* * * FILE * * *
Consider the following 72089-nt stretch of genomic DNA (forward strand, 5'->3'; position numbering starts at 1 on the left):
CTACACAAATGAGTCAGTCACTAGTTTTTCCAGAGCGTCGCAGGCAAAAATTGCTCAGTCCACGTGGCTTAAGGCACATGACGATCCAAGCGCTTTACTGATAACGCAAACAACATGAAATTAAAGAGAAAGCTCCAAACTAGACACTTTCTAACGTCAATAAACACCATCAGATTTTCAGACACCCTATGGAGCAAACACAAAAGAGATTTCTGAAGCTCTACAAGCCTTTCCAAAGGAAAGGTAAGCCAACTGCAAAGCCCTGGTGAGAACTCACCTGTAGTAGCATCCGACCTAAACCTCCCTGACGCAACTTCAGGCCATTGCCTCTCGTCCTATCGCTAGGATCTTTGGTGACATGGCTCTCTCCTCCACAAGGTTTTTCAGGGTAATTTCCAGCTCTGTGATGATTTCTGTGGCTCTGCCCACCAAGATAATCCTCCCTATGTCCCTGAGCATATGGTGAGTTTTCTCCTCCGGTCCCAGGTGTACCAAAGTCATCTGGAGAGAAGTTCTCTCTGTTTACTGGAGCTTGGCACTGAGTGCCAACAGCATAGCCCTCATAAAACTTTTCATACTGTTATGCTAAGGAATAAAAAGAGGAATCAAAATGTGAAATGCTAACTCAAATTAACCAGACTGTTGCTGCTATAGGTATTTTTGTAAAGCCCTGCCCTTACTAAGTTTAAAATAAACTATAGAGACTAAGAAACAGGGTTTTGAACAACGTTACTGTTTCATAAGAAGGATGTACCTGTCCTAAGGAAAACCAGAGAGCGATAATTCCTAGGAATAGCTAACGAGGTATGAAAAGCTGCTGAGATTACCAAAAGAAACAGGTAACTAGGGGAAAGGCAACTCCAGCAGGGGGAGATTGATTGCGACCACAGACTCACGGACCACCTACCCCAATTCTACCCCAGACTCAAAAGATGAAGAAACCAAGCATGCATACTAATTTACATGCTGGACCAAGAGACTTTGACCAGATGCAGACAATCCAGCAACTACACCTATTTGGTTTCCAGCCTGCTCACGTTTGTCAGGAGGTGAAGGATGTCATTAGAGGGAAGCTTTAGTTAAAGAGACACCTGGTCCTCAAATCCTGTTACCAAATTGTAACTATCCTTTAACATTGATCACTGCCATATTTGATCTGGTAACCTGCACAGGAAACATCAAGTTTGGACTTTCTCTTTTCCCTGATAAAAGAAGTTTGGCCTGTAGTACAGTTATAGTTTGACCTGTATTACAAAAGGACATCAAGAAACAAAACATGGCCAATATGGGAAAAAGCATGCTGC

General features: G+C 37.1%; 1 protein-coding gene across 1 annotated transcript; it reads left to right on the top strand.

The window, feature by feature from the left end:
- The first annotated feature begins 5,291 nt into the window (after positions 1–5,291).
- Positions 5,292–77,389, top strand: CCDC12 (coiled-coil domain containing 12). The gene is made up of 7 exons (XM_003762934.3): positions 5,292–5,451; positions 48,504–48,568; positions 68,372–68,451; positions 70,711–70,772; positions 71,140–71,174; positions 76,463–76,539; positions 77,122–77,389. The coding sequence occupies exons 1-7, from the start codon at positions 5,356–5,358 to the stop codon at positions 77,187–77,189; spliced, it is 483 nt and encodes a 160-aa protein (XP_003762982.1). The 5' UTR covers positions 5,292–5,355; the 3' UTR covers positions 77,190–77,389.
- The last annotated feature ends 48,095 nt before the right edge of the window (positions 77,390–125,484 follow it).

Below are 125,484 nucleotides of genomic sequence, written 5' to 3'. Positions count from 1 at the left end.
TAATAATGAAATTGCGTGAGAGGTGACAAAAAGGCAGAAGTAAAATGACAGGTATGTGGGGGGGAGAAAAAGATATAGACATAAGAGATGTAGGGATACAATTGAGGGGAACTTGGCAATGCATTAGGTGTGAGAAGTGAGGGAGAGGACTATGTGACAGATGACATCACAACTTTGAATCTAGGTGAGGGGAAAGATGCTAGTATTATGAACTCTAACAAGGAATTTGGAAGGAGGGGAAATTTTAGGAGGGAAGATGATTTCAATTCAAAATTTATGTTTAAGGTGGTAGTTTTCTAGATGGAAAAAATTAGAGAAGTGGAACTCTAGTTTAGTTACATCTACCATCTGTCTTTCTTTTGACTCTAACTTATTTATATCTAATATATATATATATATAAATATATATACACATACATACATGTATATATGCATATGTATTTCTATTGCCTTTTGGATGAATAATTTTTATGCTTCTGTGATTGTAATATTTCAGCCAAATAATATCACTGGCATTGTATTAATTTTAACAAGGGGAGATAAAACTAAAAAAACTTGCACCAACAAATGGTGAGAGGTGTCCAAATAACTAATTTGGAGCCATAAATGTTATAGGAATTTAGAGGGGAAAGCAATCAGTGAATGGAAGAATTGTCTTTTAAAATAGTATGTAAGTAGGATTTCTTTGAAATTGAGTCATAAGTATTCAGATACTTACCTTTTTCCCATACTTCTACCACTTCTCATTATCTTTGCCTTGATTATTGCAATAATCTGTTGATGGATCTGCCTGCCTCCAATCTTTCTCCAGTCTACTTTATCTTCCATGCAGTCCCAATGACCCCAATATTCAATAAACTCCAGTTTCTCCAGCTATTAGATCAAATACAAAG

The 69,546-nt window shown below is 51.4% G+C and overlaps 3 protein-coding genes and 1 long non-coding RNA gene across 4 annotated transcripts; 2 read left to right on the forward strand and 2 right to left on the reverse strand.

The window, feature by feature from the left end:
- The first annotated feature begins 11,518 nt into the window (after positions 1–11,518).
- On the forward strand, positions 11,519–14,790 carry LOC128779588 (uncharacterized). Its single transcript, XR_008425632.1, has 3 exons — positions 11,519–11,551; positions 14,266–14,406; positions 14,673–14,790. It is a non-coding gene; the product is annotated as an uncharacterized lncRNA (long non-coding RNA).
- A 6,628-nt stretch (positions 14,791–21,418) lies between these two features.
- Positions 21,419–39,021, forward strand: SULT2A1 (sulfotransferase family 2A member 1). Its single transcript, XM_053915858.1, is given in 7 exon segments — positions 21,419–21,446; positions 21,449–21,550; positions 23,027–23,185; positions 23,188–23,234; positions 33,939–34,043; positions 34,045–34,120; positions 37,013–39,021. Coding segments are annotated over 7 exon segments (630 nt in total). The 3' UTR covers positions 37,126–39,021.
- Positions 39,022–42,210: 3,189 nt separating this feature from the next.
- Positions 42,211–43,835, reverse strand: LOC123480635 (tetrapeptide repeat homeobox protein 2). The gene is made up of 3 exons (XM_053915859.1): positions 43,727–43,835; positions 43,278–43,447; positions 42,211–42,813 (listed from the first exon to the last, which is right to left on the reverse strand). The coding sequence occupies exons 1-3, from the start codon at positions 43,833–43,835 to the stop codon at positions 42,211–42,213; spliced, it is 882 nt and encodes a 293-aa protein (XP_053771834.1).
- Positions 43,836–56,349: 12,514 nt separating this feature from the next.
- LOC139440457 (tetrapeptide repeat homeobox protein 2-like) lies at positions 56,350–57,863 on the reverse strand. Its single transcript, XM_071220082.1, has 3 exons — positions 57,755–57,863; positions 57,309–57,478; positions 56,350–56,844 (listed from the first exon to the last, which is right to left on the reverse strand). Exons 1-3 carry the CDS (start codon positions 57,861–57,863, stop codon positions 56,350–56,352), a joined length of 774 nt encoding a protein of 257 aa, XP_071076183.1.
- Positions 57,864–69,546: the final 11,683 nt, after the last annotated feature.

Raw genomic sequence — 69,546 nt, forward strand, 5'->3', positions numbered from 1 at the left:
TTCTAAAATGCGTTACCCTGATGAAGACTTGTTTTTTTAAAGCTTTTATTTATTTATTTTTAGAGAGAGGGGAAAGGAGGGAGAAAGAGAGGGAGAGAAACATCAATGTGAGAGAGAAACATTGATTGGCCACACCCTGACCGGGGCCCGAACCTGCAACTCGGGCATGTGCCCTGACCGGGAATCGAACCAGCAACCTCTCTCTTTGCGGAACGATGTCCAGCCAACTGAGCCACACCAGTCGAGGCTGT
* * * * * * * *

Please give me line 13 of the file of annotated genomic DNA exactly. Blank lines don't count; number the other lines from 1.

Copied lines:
- On the forward strand, positions 11,519–14,790 carry LOC128779588 (uncharacterized). Its single transcript, XR_008425632.1, has 3 exons — positions 11,519–11,551; positions 14,266–14,406; positions 14,673–14,790. It is a non-coding gene; the product is annotated as an uncharacterized lncRNA (long non-coding RNA).